Like most of Amakusa, Tomioka (an island peninsula jutting out from the North-West tip of the Amakusa District) is well known for its beaches and during the summer, it attracts many beach-goers hoping to soak up the sun. If the idea of a week spent lying on a beach isn’t entertainment enough for you, fear not – as well as swimming in the sea and doing a spot of sunbathing, Tomioka offers one other attraction for history-hungry travellers. The Tomioka Castle and Visitors Center is just a stone’s throw away from the main beaches and makes for a pleasant way to get out of the sun for an hour and do something educational.
Tomioka Castle was built by Terasawa Hirotaka in 1602, Lord of Amakusa after the Battle of Sekigahara in 1600. The main castle was known as the ‘Flying Crane Castle’ and the smaller castle was called the ‘Lying Dragon Castle’. When the Shimabara Rebellion broke out in 1637, the castle, which was considered a focal point of the shogunate, was attacked three times by the rioters, but the castle remained protected and undefeated. After the rebellion ended, Amakusa was ruled by Yamazaki Ieharu who was a skillful castle builder. The territory and lands of the castle were expanded upon and the castle was much repaired in this time. The castle prospered for seventy years but was destroyed by Toda Tadamasa in 1670. Even after this time, Tomioka played an important part of the administration of the Amakusa District until the final days of the Tokugawa Shogunate.
While there is little left to see of the original structures on the grounds of the Tomioka Castle, museums and statues have been recently added to enhance the experience of tourists visiting the area. In 2005, thanks to donations from the Japanese Lottery Association, the ‘Committee for the Tomioka Castle Monument’ were able to commission four magnificent statues to decorate the grounds.
The four statues are impressions of important historical figures related to Tomioka. Suzuki Shigenari was the first intendant in Amakusa – he arranged the administrative organisation in the agricultural district and reconstructed shrines and temples, cultivated wasteland and promoted accepting immigrants to the area. He felt particularly strongly about the amount that common people were being taxed and submitted a report asking for a 50% reduction to tax rates. When his proposal was rejected, he committed hara-kiri (seppuku – ritual suicide) to protest. After his death, the tax was eventually lowered.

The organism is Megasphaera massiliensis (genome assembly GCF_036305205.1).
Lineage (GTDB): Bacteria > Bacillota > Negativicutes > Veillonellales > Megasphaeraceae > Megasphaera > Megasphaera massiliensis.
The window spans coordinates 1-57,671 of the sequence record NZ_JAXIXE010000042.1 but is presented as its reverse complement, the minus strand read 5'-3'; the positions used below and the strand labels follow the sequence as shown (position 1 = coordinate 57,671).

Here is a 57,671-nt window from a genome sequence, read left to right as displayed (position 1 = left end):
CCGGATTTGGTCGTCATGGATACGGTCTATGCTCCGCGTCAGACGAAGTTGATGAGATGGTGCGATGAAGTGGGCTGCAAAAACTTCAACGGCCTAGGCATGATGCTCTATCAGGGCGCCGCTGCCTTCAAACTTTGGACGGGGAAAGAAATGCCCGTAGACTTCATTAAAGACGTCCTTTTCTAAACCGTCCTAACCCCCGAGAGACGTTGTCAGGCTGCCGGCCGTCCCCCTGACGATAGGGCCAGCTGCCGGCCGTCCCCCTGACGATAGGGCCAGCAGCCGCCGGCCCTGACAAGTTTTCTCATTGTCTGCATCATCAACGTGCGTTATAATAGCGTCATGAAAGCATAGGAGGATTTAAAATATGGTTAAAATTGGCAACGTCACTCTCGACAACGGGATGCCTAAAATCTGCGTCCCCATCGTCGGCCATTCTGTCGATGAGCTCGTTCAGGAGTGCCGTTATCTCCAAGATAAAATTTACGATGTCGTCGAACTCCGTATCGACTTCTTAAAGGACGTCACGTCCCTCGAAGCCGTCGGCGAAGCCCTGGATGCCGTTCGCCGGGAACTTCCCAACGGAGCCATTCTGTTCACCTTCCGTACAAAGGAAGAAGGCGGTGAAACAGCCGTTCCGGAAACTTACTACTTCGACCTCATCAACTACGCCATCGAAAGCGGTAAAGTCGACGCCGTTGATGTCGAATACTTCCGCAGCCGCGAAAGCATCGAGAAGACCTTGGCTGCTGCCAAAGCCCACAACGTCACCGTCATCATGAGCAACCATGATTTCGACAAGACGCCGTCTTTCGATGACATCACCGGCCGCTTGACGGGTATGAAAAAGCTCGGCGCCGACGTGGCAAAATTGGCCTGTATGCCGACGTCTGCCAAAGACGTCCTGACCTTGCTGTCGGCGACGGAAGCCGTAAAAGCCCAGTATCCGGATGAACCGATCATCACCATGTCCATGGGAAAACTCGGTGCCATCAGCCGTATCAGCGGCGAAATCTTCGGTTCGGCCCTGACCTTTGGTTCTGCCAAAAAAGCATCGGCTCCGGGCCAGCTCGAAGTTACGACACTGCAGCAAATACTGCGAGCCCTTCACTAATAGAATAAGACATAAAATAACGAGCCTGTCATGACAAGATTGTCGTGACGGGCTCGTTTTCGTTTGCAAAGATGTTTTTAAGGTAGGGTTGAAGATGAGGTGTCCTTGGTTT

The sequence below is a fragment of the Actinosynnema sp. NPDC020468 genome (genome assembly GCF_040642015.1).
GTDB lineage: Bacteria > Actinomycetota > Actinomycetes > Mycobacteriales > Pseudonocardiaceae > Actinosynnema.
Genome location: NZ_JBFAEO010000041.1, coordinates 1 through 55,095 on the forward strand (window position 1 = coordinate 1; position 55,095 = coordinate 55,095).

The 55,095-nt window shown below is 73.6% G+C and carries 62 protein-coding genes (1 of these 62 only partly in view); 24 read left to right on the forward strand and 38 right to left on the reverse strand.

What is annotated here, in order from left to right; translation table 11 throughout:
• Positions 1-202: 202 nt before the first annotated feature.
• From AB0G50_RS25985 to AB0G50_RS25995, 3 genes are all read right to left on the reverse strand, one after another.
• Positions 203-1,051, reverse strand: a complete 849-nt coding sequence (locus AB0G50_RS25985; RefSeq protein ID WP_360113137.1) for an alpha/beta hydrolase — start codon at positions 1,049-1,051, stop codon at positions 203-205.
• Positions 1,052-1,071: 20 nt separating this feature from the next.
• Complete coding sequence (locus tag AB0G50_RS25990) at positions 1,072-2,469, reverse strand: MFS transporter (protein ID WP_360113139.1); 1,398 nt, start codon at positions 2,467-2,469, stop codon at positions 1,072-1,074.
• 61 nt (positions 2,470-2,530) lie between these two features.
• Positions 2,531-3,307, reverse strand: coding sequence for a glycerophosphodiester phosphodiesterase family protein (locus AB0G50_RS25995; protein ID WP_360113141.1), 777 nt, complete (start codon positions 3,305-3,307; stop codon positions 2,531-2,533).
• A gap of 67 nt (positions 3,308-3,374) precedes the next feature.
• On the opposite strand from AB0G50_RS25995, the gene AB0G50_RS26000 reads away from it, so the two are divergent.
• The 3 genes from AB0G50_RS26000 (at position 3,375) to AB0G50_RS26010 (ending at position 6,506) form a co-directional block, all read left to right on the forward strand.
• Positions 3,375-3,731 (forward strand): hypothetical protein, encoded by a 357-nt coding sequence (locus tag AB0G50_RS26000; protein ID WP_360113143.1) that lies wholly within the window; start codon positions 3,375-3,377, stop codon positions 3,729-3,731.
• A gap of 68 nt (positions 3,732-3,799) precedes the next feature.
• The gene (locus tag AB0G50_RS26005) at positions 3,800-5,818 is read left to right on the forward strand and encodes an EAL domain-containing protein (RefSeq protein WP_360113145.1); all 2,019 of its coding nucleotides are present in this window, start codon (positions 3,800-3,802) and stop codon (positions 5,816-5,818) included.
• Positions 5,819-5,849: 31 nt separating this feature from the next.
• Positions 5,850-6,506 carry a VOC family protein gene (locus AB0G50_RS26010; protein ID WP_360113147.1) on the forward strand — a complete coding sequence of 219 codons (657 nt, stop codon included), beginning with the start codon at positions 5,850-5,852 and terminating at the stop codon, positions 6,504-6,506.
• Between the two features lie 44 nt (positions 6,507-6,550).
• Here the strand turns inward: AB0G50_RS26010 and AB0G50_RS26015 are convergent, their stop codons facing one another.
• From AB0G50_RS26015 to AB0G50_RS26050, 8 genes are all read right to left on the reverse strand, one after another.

His brother was Suzuki Shosan, who was most well known for his works as a priest. He travelled all over the nation promoting an ascetic life. A famous quote of his reads ‘The teaching of the Buddha is not a special one. Applying yourself to your business for the world and other people leads to the teaching of the Buddha.’
Katsu Kaishu was devoted to fixing the problems left behind after the collapse of the Tokugawa Shogunate, and was a master of Sakamoto Ryoma. He taught at the Nagasaki Naval Training School and visited Tomioka several times in the 1850s.
The final statue is a likeness of Rai Sanyo, a writer and poet who was much impressed by the beauty of Amakusa, particularly the view of the sea. His famous verse from ‘Spend the Night on the Amakusa Sea’ is well known throughout Japan:
Is that a cloud or a mountain?
Land of Wu in China or land of Yue?
Water and sky, distinguished clearly, stretch as if a blue hair is stretched.
Coming all the way from Kyoto and staying on the boat in the Amakusa Sea, the evening haze veils the small windows of the boat quietly, and the sun is gradually setting in the west sea. Just then I saw a big fish jumping over the waves.
There is the evening star in the sky, illuminating the boat.
It is very bright like the moon.
The visitors centre is located within the castle grounds – there isn’t much to see but, like the castle grounds, it is free to enter. The visitors centre is open from 9:00 – 4:45 and is closed on Wednesdays. There is a car park and directions for getting to the castle to be found on the website.
As far as Japanese castles go, Tomioka won’t be making anyone’s Top Twenty list anytime soon, but if you happen to be in the area and want something else to do then I do recommend a visit – if for nothing else than to stand next to those four famous statues and take in the view that they look out over day after day. I highly recommend approaching the castle from the North-Eastern side of Tomioka island and climbing up the steps cloaked with bright red torii – the most eye-catching scene of the whole island.